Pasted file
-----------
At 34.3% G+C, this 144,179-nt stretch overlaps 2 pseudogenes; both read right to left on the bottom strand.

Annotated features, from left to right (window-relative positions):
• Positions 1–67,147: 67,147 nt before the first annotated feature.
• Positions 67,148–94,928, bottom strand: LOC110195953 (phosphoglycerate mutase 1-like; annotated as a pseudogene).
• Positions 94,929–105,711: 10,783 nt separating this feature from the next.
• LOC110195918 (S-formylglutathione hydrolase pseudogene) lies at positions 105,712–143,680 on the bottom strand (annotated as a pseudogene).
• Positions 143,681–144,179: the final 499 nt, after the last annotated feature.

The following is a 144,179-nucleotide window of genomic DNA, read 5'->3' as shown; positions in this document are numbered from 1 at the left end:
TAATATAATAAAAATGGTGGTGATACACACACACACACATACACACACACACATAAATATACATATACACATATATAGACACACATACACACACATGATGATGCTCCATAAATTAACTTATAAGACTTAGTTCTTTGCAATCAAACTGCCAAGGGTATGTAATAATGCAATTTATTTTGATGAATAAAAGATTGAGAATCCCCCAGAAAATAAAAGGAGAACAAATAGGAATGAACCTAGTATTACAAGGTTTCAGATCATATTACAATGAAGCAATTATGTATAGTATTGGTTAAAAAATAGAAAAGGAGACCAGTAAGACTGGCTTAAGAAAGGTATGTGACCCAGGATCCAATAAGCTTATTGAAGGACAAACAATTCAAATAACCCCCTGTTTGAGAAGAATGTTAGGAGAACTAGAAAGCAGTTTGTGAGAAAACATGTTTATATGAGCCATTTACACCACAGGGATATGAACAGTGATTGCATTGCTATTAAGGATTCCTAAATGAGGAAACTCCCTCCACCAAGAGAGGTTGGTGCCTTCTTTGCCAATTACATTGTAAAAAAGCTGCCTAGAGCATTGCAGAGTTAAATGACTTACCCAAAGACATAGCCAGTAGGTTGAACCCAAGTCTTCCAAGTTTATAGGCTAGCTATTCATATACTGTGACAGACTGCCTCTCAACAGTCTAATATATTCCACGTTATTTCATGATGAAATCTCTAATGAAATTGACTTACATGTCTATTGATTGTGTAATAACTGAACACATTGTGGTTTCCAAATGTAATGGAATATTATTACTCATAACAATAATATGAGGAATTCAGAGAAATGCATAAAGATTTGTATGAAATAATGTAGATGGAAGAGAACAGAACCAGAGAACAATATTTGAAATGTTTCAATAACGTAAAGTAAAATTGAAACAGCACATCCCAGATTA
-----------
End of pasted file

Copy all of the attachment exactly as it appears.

At 34.3% G+C, this 144,179-nt stretch overlaps 2 pseudogenes; both read right to left on the bottom strand.

Annotated features, from left to right (window-relative positions):
• Positions 1–67,147: 67,147 nt before the first annotated feature.
• Positions 67,148–94,928, bottom strand: LOC110195953 (phosphoglycerate mutase 1-like; annotated as a pseudogene).
• Positions 94,929–105,711: 10,783 nt separating this feature from the next.
• LOC110195918 (S-formylglutathione hydrolase pseudogene) lies at positions 105,712–143,680 on the bottom strand (annotated as a pseudogene).
• Positions 143,681–144,179: the final 499 nt, after the last annotated feature.

The following is a 144,179-nucleotide window of genomic DNA, read 5'->3' as shown; positions in this document are numbered from 1 at the left end:
TAATATAATAAAAATGGTGGTGATACACACACACACACATACACACACACACATAAATATACATATACACATATATAGACACACATACACACACATGATGATGCTCCATAAATTAACTTATAAGACTTAGTTCTTTGCAATCAAACTGCCAAGGGTATGTAATAATGCAATTTATTTTGATGAATAAAAGATTGAGAATCCCCCAGAAAATAAAAGGAGAACAAATAGGAATGAACCTAGTATTACAAGGTTTCAGATCATATTACAATGAAGCAATTATGTATAGTATTGGTTAAAAAATAGAAAAGGAGACCAGTAAGACTGGCTTAAGAAAGGTATGTGACCCAGGATCCAATAAGCTTATTGAAGGACAAACAATTCAAATAACCCCCTGTTTGAGAAGAATGTTAGGAGAACTAGAAAGCAGTTTGTGAGAAAACATGTTTATATGAGCCATTTACACCACAGGGATATGAACAGTGATTGCATTGCTATTAAGGATTCCTAAATGAGGAAACTCCCTCCACCAAGAGAGGTTGGTGCCTTCTTTGCCAATTACATTGTAAAAAAGCTGCCTAGAGCATTGCAGAGTTAAATGACTTACCCAAAGACATAGCCAGTAGGTTGAACCCAAGTCTTCCAAGTTTATAGGCTAGCTATTCATATACTGTGACAGACTGCCTCTCAACAGTCTAATATATTCCACGTTATTTCATGATGAAATCTCTAATGAAATTGACTTACATGTCTATTGATTGTGTAATAACTGAACACATTGTGGTTTCCAAATGTAATGGAATATTATTACTCATAACAATAATATGAGGAATTCAGAGAAATGCATAAAGATTTGTATGAAATAATGTAGATGGAAGAGAACAGAACCAGAGAACAATATTTGAAATGTTTCAATAACGTAAAGTAAAATTGAAACAGCACATCCCAGATTA